in More than Word: Comics as a Means of Teaching Multiple Literacies, Dale Jacob takes a much more academic approach than the previous examples. Jacob acknowledges the lower status that comics are seen by, describing them as “simplified version[s] of word-based texts” [Jacob. 2007:21]. Citing incidences in comic history, such as the publishing of Frederic Wertham’s Seduction of the Innocent, as one of the key sources for this mind set. However, Jacob brings to mind, the idea that a student may see this, especially in regards to using them as study, as an easier method to read. Viewing it less as work, and more as play.
“In comics, there are elements present besides words, but these elements are just as important in making meaning from the text. In fact, it is impossible to make full sense of the words on the page in isolation from the audio, visual, gestural, and spatial. For example, the first page of Polly and the Pirates (the first issue of a six-issue miniseries) opens with three panels of words from what the reader takes to be the story’s narrative voice. Why? Partially it is because of what the words say-how they introduce a character and begin to set up the story-but also it is because of the text boxes that enclose the words. That is, most people understand from their experiences of reading comics at some point in their history that words in text boxes almost always contain the story’s narrative voice and denote a different kind of voice than do words in dialogue balloons” [Jacob. 2007:22]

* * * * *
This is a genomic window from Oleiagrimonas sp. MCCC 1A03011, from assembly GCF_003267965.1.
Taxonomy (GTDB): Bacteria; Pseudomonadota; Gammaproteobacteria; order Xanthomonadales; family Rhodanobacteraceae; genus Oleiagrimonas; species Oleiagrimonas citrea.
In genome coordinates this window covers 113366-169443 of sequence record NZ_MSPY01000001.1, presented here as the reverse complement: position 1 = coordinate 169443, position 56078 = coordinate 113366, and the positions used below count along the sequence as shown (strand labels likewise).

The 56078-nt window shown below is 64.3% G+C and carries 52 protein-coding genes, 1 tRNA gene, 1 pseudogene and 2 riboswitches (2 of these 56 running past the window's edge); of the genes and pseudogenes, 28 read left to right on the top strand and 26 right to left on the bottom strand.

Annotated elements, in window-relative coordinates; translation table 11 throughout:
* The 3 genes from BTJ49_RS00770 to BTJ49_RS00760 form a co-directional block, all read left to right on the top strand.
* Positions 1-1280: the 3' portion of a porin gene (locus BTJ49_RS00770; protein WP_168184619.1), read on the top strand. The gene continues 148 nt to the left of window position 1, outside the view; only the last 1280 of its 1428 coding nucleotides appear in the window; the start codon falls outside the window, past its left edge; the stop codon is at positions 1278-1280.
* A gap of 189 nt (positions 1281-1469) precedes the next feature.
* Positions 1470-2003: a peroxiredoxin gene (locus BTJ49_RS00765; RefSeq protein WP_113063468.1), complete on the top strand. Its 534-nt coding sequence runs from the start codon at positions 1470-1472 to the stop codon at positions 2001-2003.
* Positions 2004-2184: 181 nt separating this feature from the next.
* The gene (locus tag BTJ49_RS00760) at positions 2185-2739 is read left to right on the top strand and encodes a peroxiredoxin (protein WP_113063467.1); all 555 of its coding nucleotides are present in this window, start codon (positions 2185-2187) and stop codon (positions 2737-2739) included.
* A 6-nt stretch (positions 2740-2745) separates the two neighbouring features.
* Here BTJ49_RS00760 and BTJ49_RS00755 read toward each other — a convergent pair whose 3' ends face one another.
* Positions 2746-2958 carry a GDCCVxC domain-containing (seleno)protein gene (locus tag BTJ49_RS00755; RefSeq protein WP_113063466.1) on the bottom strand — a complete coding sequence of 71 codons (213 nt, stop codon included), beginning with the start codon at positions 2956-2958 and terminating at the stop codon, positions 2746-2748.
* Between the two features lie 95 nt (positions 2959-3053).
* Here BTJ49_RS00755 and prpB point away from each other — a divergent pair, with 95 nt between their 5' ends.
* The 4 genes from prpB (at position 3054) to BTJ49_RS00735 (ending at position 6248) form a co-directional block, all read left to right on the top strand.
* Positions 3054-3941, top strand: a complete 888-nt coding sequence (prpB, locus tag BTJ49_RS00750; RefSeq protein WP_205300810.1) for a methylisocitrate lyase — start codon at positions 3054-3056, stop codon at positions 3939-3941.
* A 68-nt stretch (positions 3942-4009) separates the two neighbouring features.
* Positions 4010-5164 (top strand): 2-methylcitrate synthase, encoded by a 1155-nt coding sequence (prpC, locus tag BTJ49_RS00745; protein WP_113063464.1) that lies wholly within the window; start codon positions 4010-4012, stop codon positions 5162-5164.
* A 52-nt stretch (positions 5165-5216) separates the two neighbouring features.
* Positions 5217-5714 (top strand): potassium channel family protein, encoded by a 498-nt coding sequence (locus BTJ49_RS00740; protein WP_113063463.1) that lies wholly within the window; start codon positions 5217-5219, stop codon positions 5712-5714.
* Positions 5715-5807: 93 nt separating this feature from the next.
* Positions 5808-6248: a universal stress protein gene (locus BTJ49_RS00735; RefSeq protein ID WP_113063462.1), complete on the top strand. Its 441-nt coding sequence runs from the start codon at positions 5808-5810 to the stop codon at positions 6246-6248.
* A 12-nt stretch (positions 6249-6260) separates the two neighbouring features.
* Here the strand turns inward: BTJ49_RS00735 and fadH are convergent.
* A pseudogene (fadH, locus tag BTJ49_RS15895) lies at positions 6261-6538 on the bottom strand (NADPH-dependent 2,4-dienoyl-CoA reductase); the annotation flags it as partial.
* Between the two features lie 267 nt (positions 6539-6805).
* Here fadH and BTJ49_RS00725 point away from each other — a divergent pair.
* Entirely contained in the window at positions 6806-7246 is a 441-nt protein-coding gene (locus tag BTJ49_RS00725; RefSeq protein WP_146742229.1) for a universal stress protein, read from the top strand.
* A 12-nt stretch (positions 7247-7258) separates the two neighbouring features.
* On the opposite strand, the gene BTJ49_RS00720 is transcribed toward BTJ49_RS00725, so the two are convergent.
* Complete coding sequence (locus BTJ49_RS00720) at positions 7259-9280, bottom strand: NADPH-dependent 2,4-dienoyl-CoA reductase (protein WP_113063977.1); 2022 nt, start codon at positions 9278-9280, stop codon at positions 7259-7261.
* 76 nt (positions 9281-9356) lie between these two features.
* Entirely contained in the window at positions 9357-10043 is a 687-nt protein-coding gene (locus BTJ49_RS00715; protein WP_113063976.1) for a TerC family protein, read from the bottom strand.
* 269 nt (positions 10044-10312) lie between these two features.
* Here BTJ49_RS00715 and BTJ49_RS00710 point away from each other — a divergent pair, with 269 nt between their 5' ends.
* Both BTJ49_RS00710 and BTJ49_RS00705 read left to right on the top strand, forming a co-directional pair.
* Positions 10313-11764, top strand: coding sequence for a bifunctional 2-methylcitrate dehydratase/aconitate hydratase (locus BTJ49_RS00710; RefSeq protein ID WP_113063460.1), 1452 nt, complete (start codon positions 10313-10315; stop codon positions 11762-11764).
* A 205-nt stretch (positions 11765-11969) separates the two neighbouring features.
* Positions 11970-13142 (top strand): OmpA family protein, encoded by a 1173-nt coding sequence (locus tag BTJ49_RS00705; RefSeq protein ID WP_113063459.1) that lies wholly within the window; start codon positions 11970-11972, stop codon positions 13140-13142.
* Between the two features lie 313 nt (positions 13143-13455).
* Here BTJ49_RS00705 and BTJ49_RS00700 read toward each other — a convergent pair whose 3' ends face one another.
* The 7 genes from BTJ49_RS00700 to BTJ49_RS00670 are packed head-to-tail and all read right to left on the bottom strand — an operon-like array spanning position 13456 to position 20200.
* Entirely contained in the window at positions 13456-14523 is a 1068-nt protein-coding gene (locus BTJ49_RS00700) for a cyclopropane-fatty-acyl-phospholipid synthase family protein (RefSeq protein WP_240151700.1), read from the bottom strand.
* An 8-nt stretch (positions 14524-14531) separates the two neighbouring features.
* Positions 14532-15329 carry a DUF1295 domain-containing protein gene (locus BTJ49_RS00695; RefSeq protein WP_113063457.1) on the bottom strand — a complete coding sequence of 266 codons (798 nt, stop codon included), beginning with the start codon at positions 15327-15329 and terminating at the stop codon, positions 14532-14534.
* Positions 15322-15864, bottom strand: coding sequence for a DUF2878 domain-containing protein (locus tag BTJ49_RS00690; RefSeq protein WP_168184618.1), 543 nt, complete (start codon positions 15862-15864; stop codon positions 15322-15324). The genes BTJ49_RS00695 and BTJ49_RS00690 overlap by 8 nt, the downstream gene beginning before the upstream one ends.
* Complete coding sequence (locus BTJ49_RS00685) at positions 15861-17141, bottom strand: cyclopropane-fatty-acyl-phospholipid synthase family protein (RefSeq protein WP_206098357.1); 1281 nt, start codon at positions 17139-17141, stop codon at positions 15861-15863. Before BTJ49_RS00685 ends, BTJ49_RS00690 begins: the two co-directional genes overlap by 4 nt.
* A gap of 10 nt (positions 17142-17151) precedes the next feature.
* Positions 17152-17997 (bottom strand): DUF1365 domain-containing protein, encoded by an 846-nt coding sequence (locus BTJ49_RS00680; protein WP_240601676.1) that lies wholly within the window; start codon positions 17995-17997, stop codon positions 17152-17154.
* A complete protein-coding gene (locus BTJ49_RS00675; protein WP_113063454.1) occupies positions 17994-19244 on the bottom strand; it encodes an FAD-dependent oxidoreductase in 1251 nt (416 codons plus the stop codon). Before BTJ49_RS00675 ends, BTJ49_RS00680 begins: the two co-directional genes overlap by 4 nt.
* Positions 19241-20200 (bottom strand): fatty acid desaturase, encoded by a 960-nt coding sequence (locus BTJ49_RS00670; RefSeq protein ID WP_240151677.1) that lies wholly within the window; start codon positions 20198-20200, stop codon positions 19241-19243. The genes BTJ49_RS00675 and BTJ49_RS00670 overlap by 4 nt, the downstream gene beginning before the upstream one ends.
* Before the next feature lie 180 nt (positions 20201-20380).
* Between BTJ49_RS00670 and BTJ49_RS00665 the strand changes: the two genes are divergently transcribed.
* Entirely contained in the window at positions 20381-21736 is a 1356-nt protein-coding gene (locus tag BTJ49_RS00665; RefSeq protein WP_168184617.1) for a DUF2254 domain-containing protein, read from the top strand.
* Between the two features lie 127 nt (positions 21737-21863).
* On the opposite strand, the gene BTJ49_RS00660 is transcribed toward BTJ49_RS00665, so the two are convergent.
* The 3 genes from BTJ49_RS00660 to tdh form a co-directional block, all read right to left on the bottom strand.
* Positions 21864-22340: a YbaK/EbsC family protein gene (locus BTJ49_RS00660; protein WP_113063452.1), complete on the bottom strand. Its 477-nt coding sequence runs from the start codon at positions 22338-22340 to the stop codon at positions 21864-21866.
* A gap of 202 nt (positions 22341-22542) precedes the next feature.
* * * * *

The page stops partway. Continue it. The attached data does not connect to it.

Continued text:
- Jacobs, D. (2007) More than words: Comics as a means of Teaching multiple literacies. The English Journal, Vol 96, No 3 (Jan 2007). pp. 19-25